or, "I'm from the Chamber of Commerce, and I'm here to help you."
[Disclaimer: the problem described here has been resolved.]
Several weeks ago, Alan, our manager at the store, was reading the Chamber of Commerce's website and came across the page for the second annual "Next Big Idea," a "festival of discovery, invention, and innovation." On the page was a selection of science toys and kits, with the information that "if you can't find these items at Otowi Station, you can order them from our website."
Well, naturally, we'd want to sell the items--none of which we currently had in stock--but nobody at the chamber talked to us about them, nor indeed about the Next Big Idea. I asked Terry, our toy buyer, to see what she could do to bring in some of the toys in time for the festival. She said that with the vendors' minimums, she'd have to spend thousands.
Then Alan went back to the website and started "buying" toys. When it came time to check out, he was directed to [cue ominous "uh-oh" music] amazon.com. Well, I mean to tell you, all three of us were completely unhinged. I myself couldn't even speak, instead making some of those low, agitated tones that one normally associates with the chronically insane. The chamber is supposed to support local merchants, not direct business to the Great Satan. What the heck?
Terry began to probe a little more. ToyStew (not its real name) was the vendor of the toys on the website. She had never heard of the company. When she called the number for ToyStew on the Great Satan's webpage, she got somebody in Oregon. She asked about the toys and got a vague, evasive, desultory response. The person didn't seem to know a lot about the toys, although he agreed that the company did indeed sell them. Hmmmm.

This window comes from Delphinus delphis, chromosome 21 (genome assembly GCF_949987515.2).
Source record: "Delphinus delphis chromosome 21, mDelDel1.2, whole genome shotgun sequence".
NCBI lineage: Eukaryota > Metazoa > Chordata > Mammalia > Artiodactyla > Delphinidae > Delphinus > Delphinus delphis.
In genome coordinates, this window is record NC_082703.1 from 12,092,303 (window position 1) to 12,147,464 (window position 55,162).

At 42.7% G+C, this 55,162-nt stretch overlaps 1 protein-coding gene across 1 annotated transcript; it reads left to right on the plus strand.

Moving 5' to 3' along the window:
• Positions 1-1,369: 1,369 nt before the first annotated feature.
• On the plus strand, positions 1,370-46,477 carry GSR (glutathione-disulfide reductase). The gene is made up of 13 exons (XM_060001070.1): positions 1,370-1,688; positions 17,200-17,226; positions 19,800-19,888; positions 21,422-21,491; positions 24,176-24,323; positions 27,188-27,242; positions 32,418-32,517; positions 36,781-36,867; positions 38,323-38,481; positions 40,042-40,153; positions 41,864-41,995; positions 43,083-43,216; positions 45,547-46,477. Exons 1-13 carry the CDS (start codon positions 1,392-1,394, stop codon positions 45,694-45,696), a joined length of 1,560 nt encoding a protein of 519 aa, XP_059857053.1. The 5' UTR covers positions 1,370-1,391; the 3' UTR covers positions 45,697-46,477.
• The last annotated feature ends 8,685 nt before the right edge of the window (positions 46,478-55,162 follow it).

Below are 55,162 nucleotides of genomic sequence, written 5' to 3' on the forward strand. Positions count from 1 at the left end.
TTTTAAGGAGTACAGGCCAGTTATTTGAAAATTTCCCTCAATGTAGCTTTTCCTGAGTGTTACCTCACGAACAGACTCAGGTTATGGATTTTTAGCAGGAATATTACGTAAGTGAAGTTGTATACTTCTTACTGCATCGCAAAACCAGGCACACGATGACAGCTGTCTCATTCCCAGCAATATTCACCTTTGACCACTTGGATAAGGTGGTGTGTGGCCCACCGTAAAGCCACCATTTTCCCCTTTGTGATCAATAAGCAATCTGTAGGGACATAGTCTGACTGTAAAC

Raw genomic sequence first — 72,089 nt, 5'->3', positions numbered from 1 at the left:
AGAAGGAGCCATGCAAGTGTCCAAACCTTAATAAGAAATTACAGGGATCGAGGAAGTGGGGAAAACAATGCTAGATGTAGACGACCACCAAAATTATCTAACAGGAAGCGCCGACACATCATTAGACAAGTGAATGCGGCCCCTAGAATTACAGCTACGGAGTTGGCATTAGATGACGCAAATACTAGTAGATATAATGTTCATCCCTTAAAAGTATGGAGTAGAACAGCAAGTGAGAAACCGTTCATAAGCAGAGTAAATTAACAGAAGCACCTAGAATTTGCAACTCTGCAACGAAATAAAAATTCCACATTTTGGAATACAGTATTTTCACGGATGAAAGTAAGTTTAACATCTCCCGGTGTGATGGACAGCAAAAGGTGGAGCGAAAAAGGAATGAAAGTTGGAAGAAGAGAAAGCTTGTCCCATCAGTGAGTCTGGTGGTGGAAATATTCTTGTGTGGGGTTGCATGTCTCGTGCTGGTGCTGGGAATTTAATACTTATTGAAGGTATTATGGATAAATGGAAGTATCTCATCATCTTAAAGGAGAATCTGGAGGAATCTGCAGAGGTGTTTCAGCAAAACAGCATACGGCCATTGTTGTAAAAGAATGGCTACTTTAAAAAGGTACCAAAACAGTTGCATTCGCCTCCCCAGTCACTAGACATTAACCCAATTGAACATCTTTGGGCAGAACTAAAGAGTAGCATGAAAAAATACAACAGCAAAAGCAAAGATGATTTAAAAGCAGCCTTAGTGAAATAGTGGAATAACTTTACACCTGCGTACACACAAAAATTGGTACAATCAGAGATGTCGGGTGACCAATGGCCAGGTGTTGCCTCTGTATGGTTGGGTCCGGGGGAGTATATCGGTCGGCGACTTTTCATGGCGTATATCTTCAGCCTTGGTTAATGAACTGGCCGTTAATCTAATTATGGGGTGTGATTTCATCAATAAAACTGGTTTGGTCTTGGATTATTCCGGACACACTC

Later that day, Terry got a call from one of her regular vendors, and asked offhandedly whether they had ever heard of ToyStew. The vendor said it was a Canadian company. When Terry told us that, we went bananas. Totally unavailable to reason. Not only had the chamber directed customers to amazon.com, but they were also directing customers out of the country. And in today's economic climate!
I was ready to get a two-by-four, go across the street to the chamber, and commence to beatin'. Instead, I took a deep, cleansing breath and left a friendly voicemail requesting that the director swing by the store the next day.
The director came over the next morning and asked what was up. Terry and I explained what we found on the website and what Terry had learned. From the look on his face, I guessed that the director obviously had no idea what was going on with the webpage. But he was determined to make it right. He said, "Let's make Otowi Station the official toy store of the Next Big Idea Festival!"
I thanked him and asked that he please be sure his staff talks to us first before putting anything involving us on the chamber's website.
Anyway, the website has been changed. I'm happier.
Otowi Station: your official toy store of the Next Big Idea festival.
P-doobie: your admirably nonviolent owner.
I need something to make me feel better.